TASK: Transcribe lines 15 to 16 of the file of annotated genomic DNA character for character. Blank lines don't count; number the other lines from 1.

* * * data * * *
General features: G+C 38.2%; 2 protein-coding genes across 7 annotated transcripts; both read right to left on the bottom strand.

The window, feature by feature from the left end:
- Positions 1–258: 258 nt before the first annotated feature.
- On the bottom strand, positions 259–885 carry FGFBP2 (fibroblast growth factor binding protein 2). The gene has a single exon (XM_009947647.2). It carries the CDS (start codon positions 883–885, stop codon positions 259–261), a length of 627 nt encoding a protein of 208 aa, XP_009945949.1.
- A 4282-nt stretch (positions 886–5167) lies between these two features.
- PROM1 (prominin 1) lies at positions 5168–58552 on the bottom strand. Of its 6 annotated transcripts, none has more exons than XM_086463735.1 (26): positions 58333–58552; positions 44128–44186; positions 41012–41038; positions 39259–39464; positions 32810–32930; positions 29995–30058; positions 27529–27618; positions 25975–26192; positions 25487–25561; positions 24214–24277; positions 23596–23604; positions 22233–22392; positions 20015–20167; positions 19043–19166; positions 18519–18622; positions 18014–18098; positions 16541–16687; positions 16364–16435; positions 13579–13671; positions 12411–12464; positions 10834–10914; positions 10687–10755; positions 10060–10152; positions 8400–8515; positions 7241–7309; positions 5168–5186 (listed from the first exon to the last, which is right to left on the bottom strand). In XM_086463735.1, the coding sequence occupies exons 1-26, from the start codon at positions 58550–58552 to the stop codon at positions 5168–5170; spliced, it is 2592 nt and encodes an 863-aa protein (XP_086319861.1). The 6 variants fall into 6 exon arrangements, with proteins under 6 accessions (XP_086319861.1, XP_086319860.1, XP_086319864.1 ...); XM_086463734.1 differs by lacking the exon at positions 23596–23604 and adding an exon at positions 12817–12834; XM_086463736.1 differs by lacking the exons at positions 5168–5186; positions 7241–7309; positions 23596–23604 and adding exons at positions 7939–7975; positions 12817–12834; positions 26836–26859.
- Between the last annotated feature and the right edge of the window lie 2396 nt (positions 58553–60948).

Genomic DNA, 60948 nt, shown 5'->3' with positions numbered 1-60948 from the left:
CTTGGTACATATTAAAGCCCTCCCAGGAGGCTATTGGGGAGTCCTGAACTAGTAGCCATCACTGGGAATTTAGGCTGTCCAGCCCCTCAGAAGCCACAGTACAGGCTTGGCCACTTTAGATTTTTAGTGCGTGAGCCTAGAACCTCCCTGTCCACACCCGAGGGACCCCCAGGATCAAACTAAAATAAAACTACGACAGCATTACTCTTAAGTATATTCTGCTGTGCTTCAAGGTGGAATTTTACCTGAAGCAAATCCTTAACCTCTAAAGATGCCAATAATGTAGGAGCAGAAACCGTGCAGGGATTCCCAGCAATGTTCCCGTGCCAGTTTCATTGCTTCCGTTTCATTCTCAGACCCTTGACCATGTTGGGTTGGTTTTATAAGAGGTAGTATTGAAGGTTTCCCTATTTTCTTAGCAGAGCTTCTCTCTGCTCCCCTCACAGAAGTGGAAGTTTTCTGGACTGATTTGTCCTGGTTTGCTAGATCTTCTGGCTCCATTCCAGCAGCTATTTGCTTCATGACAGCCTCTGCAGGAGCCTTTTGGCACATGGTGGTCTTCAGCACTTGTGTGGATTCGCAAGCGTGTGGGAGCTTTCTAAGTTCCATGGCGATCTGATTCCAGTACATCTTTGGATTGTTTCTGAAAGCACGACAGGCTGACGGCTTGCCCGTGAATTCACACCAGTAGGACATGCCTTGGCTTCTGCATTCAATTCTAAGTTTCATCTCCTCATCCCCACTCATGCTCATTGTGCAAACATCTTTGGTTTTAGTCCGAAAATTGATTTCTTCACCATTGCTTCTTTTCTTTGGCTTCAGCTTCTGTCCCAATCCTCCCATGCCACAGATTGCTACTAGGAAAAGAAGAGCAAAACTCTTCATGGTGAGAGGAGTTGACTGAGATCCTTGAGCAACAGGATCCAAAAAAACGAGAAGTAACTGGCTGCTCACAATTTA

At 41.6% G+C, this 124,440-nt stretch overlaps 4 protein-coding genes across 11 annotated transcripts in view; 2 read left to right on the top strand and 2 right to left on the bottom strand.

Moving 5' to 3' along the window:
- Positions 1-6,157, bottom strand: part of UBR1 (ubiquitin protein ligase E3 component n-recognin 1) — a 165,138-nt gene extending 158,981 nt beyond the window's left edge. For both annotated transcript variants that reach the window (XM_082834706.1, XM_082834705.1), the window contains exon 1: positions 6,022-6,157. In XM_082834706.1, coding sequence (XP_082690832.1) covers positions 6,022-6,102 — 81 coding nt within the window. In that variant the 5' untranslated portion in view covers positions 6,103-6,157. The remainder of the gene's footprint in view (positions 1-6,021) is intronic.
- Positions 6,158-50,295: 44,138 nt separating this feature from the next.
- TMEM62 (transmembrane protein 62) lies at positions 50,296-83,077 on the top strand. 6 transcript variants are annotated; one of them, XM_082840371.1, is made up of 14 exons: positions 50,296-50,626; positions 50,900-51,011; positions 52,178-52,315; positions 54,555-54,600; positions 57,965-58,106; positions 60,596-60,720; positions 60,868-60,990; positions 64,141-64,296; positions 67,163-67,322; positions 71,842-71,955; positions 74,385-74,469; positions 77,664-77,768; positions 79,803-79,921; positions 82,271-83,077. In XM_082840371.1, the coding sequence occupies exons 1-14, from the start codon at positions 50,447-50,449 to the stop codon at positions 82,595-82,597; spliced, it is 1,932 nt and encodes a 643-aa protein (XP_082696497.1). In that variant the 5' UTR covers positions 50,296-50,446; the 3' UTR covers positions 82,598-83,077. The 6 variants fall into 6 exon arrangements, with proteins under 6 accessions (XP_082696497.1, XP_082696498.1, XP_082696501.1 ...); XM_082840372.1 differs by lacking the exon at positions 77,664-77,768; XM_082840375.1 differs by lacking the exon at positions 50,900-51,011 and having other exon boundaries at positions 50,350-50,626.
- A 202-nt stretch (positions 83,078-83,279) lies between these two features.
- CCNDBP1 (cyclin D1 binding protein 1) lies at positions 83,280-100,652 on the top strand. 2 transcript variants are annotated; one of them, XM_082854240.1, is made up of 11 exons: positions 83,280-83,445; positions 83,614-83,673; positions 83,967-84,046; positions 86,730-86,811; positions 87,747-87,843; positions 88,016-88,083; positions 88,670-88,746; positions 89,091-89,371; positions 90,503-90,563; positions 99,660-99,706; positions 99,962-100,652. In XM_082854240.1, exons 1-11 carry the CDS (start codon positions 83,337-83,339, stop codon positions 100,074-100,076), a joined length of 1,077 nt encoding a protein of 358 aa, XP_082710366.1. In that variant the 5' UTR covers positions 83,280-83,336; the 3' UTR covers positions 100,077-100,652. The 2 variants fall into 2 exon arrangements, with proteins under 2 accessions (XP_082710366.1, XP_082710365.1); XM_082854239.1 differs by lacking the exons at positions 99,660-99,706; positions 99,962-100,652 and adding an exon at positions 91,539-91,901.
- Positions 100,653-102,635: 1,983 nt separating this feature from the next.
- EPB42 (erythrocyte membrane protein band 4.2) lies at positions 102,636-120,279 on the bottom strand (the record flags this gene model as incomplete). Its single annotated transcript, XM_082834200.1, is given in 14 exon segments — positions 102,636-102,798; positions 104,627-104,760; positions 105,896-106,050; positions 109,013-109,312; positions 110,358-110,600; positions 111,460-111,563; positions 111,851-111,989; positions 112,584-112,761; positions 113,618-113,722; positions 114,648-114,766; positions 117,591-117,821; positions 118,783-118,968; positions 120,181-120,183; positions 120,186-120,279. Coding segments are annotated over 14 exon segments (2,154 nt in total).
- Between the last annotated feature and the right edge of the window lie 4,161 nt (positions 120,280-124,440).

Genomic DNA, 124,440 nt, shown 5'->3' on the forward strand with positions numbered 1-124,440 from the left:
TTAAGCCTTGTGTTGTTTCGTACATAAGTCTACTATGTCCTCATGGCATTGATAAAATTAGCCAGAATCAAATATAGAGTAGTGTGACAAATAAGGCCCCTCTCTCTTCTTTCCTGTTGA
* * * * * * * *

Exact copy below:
- A 202-nt stretch (positions 83,078-83,279) lies between these two features.
- CCNDBP1 (cyclin D1 binding protein 1) lies at positions 83,280-100,652 on the top strand. 2 transcript variants are annotated; one of them, XM_082854240.1, is made up of 11 exons: positions 83,280-83,445; positions 83,614-83,673; positions 83,967-84,046; positions 86,730-86,811; positions 87,747-87,843; positions 88,016-88,083; positions 88,670-88,746; positions 89,091-89,371; positions 90,503-90,563; positions 99,660-99,706; positions 99,962-100,652. In XM_082854240.1, exons 1-11 carry the CDS (start codon positions 83,337-83,339, stop codon positions 100,074-100,076), a joined length of 1,077 nt encoding a protein of 358 aa, XP_082710366.1. In that variant the 5' UTR covers positions 83,280-83,336; the 3' UTR covers positions 100,077-100,652. The 2 variants fall into 2 exon arrangements, with proteins under 2 accessions (XP_082710366.1, XP_082710365.1); XM_082854239.1 differs by lacking the exons at positions 99,660-99,706; positions 99,962-100,652 and adding an exon at positions 91,539-91,901.